33 Years Ago John Hinckley Tried To Kill President Ronald Reagan To Prove His Love To Jodie Foster

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EDITOR’S NOTE: This post originally ran on March 30th, 2011

UPDATE: Former White House Press Secretary James Brady, who was famously shot during the attempt on then-President Ronald Reagan’s life in 1981, has died. He was 73. “Jim touched the lives of so many and has been a wonderful husband, father, friend and role model,” his family said in a statement. “We are enormously proud of Jim’s remarkable accomplishments – before he was shot on the fateful day in 1981 while serving at the side of President Ronald Reagan and in the days, months and years that followed. Jim Brady’s zest for life was apparent to all who knew him, and despite his injuries and the pain he endured every day, he used his humor, wit and charm to bring smiles to others and make the world a better place.” Brady was confined to a wheelchair after being shot and went on to become a leading voice for gun control. In 1993, President Bill Clinton signed the Brady Handgun Violence Protection Act into law. MORE

MICHAEL REAGAN: Thirty-three years ago, on March 30, 1981, my father, Ronald Reagan, went to the Washington Hilton to address the AFL-CIO. After the speech, he left the Hilton by the VIP exit, surrounded by aides and Secret Service agents. A small crowd lined the sidewalk—including one disturbed young man, John W. Hinckley, Jr. As my father waved, Hinckley pulled a revolver and fired six shots in 1.7 seconds. MORE

RELATED: Every modern president has been given a code name by the Secret Service. Some code names have been apt; some have not. John F. Kennedy was Lancer, a clear effort to evoke Camelot, the legend often associated with Kennedy. Reagan’s predecessor, Jimmy Carter, was Deacon, an appropriate code name for a former Sunday school teacher and devout Christian. But neither Timberwolf (George H. W. Bush) nor Eagle (Bill Clinton) had any particular resonance. Reagan’s code name fit him well. It was first given to him in 1976, when the former California governor was assigned Secret Service protection during his unsuccessful attempt to win the Republican nomination. Because the military—which manages communications for the White House—is responsible for drawing up a list of potential code names, a U.S. Army master sergeant was charged with the task of reviewing an inventory of available military call signs that could be used for Reagan. He thought Rawhide was suitable because the former actor had appeared in several westerns and was known to be a rancher. MORE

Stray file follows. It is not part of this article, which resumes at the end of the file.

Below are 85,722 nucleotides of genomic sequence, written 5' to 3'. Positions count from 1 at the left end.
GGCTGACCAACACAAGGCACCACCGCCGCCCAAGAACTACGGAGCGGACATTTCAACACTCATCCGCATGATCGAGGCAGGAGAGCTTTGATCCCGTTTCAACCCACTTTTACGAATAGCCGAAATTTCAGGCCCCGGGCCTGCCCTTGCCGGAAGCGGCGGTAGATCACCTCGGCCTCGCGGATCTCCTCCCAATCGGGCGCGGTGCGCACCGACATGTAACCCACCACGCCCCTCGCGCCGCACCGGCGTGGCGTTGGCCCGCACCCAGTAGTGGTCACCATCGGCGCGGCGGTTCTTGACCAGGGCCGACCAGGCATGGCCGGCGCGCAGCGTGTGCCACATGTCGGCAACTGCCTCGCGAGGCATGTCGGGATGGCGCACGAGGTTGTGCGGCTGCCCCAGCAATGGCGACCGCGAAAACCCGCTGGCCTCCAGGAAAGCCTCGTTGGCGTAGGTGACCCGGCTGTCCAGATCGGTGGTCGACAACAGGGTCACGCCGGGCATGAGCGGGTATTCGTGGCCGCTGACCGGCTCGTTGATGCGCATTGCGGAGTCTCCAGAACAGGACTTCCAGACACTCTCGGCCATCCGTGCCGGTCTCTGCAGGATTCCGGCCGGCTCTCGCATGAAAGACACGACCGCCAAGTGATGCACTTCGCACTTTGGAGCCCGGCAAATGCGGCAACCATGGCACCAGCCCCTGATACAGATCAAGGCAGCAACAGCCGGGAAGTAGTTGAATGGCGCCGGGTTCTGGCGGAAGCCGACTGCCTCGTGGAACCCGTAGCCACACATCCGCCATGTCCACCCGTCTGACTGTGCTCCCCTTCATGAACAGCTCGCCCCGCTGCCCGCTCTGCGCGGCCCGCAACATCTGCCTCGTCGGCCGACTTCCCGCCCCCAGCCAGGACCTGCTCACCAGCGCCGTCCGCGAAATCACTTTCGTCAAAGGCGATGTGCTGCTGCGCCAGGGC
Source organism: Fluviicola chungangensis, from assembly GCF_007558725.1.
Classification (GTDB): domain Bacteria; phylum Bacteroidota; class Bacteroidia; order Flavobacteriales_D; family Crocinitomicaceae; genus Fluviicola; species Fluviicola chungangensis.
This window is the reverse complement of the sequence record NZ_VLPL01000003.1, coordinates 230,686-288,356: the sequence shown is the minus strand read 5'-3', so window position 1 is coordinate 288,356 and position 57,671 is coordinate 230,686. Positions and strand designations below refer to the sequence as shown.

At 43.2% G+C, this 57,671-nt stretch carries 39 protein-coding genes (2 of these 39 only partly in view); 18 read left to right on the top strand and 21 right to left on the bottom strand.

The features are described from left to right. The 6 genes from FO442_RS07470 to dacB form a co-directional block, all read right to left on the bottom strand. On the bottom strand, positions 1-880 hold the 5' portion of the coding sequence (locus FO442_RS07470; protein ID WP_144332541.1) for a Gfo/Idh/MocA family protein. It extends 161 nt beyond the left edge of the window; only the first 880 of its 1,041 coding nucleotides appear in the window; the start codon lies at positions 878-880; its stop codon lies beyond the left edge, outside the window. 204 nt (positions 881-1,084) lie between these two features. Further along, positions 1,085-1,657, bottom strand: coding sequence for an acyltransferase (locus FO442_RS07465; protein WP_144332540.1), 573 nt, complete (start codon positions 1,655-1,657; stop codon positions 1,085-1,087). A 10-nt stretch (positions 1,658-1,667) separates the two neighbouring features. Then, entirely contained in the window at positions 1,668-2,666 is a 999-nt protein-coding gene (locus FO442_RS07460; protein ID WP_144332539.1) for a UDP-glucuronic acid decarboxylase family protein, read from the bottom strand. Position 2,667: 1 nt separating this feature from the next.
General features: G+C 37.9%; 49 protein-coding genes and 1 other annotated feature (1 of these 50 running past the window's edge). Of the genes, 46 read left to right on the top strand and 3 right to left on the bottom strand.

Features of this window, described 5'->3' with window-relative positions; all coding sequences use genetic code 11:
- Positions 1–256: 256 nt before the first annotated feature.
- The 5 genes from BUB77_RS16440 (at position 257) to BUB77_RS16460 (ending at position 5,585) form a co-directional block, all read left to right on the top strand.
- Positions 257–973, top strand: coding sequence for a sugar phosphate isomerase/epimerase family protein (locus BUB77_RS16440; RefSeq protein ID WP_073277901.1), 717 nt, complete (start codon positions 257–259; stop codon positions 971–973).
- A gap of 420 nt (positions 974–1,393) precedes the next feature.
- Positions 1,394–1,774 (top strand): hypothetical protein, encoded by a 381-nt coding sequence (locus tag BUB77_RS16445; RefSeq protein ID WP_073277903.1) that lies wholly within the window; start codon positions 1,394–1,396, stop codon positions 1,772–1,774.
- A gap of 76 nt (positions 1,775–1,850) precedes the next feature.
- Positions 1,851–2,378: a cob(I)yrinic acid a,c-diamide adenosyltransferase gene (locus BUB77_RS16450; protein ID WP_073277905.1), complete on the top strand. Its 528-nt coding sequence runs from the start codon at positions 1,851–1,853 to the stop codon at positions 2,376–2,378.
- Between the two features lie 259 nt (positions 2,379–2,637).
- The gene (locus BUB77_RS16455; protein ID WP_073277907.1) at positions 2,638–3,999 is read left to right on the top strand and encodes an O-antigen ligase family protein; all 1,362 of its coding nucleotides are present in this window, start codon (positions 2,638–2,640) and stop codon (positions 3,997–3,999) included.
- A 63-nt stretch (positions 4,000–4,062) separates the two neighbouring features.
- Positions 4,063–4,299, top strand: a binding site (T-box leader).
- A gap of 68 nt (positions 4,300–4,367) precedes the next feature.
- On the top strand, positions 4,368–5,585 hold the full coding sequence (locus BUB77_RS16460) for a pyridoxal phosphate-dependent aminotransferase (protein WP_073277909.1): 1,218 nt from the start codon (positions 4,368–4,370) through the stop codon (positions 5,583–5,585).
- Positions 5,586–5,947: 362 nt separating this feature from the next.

BBC: Over the Secret Service radio, the word went out: “Rawhide is OK, Rawhide is OK.” And the decision was made to take the president back to the White House – the safest place in Washington. But Mr Parr, with Reagan in the back of the car, started having doubts. At the city’s Dupont Circle he asked the president how he was feeling. “He said he was doing OK, ‘but I think I’ve cut the inside of my mouth’. And he started spitting up this bright red blood, real frothy, and I took one look at it and I looked at his mouth and I saw that it was ashen grey, little bit of blue around the lips. “And I just took a quick decision, I’m taking you to the hospital, and he said ‘OK’.” That act probably saved the president’s life. Reagan managed to walk unaided from the car into George Washington University Hospital but then collapsed. MORE

MICHAEL REAGAN: The medical team, led by Dr. Joseph Giordano, became intensely concerned as Dad’s blood pressure dropped and he seemed to be going into shock. They took him into the operating room and prepped him for surgery. At one point, Dad pulled his oxygen mask away and said, “I hope you’re all Republicans.” The doctors and nurses laughed and the tension in the room was broken. Dr. Giordano—a registered Democrat—said, “Today, Mr. President, we’re all Republicans.” MORE